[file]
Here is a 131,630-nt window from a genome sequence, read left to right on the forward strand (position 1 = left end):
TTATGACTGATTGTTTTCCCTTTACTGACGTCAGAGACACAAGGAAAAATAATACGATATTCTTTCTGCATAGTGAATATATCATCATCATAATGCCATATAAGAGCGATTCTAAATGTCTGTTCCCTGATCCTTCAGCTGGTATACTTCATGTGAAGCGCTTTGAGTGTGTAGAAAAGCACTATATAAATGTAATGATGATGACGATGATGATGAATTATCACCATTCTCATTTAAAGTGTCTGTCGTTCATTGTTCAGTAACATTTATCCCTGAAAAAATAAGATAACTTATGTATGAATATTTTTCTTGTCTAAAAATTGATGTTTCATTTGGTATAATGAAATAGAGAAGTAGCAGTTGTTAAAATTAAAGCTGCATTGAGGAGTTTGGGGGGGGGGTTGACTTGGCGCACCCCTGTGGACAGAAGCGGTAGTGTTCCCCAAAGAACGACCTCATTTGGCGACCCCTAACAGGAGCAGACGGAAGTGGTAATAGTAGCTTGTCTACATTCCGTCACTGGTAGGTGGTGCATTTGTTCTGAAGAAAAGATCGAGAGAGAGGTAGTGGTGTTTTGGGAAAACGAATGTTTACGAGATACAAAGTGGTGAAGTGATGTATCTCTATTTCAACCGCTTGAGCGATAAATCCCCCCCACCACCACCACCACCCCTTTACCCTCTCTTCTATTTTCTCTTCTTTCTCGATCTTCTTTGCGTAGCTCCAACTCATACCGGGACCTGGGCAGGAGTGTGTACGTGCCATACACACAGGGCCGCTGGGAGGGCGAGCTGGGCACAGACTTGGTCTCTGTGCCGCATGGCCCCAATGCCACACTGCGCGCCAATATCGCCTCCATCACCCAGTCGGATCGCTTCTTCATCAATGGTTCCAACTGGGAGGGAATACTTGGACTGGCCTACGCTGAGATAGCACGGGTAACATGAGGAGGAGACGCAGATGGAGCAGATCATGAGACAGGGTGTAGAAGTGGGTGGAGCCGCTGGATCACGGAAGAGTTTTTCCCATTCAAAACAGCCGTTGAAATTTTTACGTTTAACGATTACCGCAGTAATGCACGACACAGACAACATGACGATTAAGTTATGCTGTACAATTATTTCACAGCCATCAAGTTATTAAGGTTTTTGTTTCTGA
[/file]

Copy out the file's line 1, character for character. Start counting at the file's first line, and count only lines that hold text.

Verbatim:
Here is a 131,630-nt window from a genome sequence, read left to right on the forward strand (position 1 = left end):